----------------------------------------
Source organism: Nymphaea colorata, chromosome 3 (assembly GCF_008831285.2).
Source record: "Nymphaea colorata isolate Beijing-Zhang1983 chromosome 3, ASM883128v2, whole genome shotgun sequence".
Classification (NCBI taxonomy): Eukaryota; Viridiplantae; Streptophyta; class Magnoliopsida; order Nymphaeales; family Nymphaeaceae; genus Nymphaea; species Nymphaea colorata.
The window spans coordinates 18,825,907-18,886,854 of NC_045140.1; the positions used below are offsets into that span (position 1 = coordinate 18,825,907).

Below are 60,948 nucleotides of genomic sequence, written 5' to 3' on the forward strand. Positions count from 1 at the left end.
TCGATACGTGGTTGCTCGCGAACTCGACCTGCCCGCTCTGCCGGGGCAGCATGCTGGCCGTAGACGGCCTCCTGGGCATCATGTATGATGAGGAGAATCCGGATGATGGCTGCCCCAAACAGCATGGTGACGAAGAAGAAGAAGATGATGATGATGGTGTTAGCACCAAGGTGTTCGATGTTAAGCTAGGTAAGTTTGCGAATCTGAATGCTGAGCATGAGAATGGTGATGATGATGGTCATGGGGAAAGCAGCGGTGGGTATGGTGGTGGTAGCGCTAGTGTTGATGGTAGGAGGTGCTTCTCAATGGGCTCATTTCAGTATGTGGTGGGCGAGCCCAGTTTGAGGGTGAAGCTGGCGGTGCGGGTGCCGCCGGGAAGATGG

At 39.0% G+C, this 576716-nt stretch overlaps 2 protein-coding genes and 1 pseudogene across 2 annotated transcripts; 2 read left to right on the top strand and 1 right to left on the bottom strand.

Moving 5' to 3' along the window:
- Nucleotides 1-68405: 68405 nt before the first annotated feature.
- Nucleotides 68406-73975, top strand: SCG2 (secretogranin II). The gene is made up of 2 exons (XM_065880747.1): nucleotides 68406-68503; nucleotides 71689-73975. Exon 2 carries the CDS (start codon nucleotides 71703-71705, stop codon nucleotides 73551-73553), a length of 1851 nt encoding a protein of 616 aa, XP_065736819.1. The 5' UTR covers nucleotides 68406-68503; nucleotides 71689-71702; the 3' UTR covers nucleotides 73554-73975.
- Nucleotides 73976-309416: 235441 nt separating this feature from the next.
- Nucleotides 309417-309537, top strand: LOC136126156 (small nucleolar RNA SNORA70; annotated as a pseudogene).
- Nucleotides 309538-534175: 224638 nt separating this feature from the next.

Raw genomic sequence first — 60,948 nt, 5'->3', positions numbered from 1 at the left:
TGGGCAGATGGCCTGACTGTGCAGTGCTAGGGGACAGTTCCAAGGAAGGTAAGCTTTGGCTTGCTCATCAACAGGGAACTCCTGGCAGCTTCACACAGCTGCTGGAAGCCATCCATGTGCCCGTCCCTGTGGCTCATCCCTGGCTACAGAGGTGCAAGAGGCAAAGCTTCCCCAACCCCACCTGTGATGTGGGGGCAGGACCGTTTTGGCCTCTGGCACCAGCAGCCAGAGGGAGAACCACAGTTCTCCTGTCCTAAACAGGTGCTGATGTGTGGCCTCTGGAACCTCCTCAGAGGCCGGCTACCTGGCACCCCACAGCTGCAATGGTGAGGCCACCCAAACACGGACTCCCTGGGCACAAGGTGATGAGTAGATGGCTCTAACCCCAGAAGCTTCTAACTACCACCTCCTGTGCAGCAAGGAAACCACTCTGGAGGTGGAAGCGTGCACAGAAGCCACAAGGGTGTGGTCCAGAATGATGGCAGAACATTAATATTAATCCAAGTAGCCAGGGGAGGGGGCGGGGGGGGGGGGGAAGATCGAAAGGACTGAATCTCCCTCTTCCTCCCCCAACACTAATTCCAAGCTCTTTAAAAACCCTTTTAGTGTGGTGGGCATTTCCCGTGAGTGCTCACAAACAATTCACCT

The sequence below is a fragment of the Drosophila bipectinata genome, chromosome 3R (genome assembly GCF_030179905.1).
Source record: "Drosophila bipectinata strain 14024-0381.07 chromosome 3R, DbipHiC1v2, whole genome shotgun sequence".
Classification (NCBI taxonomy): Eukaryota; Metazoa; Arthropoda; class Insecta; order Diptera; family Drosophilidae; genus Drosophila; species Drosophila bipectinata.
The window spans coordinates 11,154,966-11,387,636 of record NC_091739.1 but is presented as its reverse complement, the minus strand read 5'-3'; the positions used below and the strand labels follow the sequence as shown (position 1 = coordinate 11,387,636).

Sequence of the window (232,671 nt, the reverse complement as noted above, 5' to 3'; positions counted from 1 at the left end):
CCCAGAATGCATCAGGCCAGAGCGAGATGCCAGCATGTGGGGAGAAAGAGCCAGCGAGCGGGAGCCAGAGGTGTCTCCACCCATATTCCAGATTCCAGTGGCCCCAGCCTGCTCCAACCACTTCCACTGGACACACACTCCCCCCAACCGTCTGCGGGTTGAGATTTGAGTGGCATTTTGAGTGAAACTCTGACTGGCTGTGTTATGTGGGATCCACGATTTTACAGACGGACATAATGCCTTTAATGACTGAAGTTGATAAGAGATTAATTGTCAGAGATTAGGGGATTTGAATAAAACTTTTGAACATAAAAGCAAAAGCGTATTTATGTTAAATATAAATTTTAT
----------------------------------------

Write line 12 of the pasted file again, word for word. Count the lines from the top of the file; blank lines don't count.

- Nucleotides 309417-309537, top strand: LOC136126156 (small nucleolar RNA SNORA70; annotated as a pseudogene).